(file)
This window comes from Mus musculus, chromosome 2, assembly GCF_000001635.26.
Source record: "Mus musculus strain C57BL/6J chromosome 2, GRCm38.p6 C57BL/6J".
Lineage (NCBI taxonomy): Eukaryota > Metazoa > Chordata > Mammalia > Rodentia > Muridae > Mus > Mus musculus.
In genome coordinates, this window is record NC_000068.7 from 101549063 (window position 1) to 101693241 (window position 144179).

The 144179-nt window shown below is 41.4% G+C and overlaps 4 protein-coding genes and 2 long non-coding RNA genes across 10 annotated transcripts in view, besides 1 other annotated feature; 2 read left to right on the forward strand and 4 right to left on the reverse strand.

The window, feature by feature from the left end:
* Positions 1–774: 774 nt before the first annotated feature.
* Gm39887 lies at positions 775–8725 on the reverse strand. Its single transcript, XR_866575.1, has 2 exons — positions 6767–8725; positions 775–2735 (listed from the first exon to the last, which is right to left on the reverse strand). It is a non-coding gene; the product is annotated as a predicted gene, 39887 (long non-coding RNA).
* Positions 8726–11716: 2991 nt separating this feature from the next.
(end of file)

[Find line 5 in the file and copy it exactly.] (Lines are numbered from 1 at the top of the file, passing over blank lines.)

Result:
The 144179-nt window shown below is 41.4% G+C and overlaps 4 protein-coding genes and 2 long non-coding RNA genes across 10 annotated transcripts in view, besides 1 other annotated feature; 2 read left to right on the forward strand and 4 right to left on the reverse strand.